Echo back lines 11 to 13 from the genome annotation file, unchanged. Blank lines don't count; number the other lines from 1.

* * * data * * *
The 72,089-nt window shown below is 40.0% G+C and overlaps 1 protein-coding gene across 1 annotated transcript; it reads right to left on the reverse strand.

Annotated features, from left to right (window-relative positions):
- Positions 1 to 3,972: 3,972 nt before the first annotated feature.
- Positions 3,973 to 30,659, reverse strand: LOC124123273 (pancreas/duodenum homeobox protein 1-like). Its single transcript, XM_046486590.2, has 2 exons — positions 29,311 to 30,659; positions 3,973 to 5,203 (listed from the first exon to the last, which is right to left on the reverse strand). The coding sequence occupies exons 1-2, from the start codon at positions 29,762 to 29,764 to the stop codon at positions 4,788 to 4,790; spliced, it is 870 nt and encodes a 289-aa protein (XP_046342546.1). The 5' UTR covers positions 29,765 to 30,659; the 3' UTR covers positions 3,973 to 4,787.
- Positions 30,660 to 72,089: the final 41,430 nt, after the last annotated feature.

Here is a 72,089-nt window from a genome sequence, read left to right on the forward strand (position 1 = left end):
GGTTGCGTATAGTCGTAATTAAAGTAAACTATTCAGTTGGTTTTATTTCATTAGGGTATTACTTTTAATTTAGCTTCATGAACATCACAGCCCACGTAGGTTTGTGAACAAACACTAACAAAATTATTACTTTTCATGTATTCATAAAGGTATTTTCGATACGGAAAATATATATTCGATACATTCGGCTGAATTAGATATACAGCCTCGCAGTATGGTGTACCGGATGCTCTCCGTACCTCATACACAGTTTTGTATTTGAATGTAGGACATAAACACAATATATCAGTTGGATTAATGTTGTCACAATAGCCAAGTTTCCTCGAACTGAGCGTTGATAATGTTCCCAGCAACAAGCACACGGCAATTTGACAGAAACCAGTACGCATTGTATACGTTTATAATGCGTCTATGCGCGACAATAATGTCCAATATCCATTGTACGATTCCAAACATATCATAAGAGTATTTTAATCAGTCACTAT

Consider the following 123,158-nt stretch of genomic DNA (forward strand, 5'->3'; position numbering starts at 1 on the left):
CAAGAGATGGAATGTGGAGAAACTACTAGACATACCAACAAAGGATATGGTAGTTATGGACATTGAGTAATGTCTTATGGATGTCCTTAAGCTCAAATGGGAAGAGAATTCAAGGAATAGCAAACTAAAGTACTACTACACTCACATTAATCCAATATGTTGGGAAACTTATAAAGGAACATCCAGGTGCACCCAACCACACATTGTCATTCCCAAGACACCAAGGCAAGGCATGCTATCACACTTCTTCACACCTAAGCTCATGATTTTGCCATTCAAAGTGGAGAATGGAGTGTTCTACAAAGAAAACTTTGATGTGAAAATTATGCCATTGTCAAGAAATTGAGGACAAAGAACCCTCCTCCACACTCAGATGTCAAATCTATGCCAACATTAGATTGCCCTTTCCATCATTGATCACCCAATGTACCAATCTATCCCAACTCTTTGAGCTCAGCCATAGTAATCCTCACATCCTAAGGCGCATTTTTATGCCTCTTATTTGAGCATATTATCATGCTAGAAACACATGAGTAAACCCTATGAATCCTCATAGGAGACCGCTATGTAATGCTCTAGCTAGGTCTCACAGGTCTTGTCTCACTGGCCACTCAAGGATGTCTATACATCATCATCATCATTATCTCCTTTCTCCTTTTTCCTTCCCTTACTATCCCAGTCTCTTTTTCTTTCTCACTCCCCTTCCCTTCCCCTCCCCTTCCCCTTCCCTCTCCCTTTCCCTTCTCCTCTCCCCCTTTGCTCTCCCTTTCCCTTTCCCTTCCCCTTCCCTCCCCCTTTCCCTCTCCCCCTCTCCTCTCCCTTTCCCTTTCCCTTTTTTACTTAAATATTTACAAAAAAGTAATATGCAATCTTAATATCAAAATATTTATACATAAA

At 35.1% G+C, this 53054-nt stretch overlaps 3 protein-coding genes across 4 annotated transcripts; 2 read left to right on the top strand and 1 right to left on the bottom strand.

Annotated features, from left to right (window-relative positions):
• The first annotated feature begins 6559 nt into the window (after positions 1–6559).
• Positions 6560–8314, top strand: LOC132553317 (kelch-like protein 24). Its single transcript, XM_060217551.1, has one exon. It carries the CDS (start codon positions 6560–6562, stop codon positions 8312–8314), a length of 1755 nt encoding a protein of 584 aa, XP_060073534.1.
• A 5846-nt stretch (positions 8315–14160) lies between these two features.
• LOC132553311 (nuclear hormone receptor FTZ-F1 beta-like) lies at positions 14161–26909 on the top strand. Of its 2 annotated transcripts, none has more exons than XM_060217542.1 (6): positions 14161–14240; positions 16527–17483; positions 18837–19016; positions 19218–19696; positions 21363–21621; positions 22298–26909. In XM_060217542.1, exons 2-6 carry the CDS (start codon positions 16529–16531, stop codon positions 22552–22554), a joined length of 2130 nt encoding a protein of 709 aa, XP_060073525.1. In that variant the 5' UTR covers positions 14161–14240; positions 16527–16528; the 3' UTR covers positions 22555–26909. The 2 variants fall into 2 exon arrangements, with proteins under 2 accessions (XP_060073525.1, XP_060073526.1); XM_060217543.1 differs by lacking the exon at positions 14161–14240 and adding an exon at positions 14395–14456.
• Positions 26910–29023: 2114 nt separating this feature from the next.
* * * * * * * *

Annotated features, from left to right (window-relative positions):
• The first annotated feature begins 6559 nt into the window (after positions 1–6559).
• Positions 6560–8314, top strand: LOC132553317 (kelch-like protein 24). Its single transcript, XM_060217551.1, has one exon. It carries the CDS (start codon positions 6560–6562, stop codon positions 8312–8314), a length of 1755 nt encoding a protein of 584 aa, XP_060073534.1.